Sustaining a Movement of Family Leaders at the Central Coast Early Childhood Advocacy Network

Source: All In For Kids Team

Those Closest to the Problems are Closest to the Solutions

Parents and caregivers most impacted by how our systems work—or don’t— are the leading voices and decision-makers within The Central Coast Early Childhood Advocacy Network, a project coordinated by First 5 Monterey County.

“Those closest to the problems are also closest to the solutions,” says Nina Alcaraz, Director of Policy, Advocacy and Communications. “When we unify and magnify our individual power, we can change who holds power.”

This collaboration between parents, providers, organizational leaders and elected officials brings real results that benefit young children. The Network coordinates several different types of programs, like parent advocacy trainings and workshops that outline how a California bill becomes a law.

“Parents are fighting for a robust social safety net with access to affordable and nurturing childcare, healthcare, and social services for all families,” says Nina. “The sense of empowerment parents and caregivers get by talking to their legislators and connecting to other family leaders is leading to the policies that help children thrive.”

As an All In For Kids grantee partner, The Central Coast Early Childhood Advocacy Network has become a formidable force in parent advocacy, transforming into a genuinely parent-led organization.

“All In For Kids gave us the resources and support to bring on a full-time community organizer dedicated to building a network of parent leaders, developing parent leadership capacity, and connecting our work with other organizations around the Bay Area to share knowledge and skills,” says Nina. “This investment in community organizing has been a down payment to begin rebuilding systems for the people, by the people.”  

“Wow, Look at My Mom Go!”

One of the reasons for their success is that their programming breaks down the process for caregivers in a transparent way—especially for those who may be engaging in advocacy for the first time—and tracks current legislation. The Network then connects the work to the stories and ideas from the families themselves.

“We can then say to families, hey, there’s this bill to eliminate the fees you pay for your childcare. Would you like to get behind and support this? And then we help them and coach them on how to write letters or tell their story in legislative visits,” says Allison Guevara, Lead Facilitator and Social Impact Consultant.

When kids start to see their parents speaking to legislators in front of a room of a hundred people, it leads to intergenerational healing. Parents who feel secure in themselves, are supported by their community and have the resources they need often become more resilient.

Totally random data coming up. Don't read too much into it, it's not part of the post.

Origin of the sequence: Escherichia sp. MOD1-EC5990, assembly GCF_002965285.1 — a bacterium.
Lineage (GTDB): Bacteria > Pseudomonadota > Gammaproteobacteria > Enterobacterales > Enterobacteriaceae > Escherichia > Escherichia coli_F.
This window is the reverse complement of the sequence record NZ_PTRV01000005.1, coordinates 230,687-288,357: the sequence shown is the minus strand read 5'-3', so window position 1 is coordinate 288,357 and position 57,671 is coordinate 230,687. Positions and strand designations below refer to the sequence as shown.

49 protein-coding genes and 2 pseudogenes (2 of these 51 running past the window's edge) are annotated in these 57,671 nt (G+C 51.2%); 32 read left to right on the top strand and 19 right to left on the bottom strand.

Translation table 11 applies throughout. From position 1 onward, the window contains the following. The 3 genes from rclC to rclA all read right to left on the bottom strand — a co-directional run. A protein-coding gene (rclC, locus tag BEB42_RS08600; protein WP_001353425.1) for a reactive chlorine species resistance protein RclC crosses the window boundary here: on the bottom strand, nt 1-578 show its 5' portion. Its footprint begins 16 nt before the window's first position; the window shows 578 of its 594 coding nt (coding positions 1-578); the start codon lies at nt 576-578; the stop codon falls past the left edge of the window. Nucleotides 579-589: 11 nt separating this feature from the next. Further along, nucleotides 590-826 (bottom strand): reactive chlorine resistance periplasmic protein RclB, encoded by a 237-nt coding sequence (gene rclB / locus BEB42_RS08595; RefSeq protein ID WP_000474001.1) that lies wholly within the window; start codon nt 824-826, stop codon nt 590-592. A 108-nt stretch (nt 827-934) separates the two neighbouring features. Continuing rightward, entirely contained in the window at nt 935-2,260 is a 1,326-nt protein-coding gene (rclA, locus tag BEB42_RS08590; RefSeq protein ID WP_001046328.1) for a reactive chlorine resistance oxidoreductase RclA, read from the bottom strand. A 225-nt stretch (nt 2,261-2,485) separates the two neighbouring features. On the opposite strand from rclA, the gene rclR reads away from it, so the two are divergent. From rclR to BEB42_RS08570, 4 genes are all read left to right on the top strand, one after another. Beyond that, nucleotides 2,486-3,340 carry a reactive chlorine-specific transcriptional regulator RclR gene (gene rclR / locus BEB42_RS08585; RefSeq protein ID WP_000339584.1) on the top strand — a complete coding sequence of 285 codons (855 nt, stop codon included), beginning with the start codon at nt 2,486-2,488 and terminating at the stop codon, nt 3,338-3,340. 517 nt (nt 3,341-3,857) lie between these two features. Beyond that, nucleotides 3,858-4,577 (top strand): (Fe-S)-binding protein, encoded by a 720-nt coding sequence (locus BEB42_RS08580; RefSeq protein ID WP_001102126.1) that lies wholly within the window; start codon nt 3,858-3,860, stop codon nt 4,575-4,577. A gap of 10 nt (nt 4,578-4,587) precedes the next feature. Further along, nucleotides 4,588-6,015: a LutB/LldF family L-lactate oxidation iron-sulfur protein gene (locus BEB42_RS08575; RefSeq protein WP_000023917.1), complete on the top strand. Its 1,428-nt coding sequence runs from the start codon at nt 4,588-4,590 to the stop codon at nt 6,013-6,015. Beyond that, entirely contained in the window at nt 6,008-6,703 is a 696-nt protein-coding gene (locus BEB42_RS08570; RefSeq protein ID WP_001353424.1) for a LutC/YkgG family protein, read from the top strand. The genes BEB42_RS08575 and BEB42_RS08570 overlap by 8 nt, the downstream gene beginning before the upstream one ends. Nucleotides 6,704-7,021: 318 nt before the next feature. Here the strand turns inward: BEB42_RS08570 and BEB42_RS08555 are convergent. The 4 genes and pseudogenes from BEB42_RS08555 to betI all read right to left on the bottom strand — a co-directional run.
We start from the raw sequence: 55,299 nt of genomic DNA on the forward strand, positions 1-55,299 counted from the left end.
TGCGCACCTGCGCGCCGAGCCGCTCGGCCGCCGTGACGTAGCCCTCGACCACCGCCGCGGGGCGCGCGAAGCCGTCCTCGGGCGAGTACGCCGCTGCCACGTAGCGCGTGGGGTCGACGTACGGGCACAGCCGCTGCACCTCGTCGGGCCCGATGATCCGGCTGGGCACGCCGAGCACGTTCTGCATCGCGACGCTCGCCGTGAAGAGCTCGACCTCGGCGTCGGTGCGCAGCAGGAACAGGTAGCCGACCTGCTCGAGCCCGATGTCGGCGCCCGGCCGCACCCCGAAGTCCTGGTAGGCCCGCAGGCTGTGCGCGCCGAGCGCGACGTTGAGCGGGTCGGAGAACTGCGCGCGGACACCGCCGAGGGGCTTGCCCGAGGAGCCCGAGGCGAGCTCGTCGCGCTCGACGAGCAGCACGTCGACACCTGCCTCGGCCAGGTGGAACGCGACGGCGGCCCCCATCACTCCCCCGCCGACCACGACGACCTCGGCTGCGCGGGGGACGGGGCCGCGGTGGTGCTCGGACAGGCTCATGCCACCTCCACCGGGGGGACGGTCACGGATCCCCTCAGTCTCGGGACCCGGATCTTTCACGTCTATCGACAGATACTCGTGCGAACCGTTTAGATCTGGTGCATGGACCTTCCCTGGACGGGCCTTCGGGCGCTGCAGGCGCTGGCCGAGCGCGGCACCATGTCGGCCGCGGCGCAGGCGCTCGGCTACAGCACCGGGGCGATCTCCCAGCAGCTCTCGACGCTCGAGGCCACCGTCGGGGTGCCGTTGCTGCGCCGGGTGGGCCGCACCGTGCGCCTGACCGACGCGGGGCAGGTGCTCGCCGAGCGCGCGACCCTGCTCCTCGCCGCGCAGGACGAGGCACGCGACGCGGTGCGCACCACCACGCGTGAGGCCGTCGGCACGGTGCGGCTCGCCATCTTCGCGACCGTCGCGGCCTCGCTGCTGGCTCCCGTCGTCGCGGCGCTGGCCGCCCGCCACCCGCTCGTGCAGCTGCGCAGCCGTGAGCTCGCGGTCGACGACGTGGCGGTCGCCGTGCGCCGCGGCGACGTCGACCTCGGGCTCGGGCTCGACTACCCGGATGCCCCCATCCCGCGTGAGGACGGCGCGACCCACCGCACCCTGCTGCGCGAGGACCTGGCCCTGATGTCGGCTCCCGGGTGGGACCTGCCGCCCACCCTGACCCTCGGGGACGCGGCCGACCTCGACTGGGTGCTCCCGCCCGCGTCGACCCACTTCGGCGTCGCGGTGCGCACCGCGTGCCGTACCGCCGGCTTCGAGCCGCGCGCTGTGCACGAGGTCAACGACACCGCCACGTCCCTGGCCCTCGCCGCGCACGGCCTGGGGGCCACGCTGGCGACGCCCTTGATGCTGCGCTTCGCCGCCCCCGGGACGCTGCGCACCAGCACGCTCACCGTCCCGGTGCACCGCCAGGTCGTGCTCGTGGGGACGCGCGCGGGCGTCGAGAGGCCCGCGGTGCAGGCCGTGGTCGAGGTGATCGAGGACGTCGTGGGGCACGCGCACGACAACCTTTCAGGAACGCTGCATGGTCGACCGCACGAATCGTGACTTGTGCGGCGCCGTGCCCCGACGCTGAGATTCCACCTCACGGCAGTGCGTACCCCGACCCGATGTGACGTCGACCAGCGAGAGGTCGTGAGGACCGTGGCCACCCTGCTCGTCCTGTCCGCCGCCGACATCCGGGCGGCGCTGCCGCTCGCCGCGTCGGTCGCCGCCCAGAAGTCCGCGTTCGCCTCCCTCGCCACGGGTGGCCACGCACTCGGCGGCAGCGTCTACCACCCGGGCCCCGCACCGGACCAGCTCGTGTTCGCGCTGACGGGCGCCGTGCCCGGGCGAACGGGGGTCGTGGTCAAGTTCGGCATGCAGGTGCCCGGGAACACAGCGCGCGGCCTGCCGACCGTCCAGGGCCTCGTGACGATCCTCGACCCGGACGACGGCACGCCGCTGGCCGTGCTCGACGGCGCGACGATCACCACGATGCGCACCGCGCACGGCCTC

Young kids who see their parents engaged in this work become teenagers and get involved in change, taking on roles like Student Council. “Those kids say, ‘Wow, look at my mom go!’ And they’re more likely to feel like they have a voice,” says Allison.

A Cycle Worth Repeating

It’s a cycle worth repeating. When prevention drives investment and communities lead in finding and developing solutions, our children and their communities can live their best lives.

“It helps to hear other people validate your experience and say, yeah, this needs to change. And so we’re creating that kind of group that can support each other and be advocates for their families,” says Nina.

Through new connections made in the All In For Kids peer network, the Network has become more effective and strategic in its two-generational advocacy, which has deepened its impact on parents and children alike. When parents and caregivers have access to culturally appropriate services that are free and accessible, there is an outward ripple where our kids do better in school. When they get older, they’re better prepared for adulthood.

“When this happens, we’ll have the collective intelligence and creativity to solve some of our most difficult problems, like climate change and war,” says Nina. “We’re going to have this new generation of nurtured children who will transform this world to create beautiful equity and joy.”

No one person or organization can create the widespread policy change necessary, and caregivers are at the center.

The Power of Stories

“We help community leaders see the power of their stories to create change in policies and systems. We help them build confidence in their ability to publicize and share that with legislators,” says Allison, “and it makes a big impact. During the pandemic, several of these parent leaders got hired as community health workers or Promotoras in the most impacted areas, often low-income communities of color. The agencies that released funding to hire the community leaders saw their value at the time, but now what?”

Sustainable funding is critical to fostering this kind of change.

“There’s so much momentum, but we’ve heard things like, ‘Don’t abandon us!’ It’s so real,” says Allison. “And so we need to counter that sort of white supremacist, ‘hurry up, show me results right now’ kind of culture. This is long work, and we need to support it for the long haul.”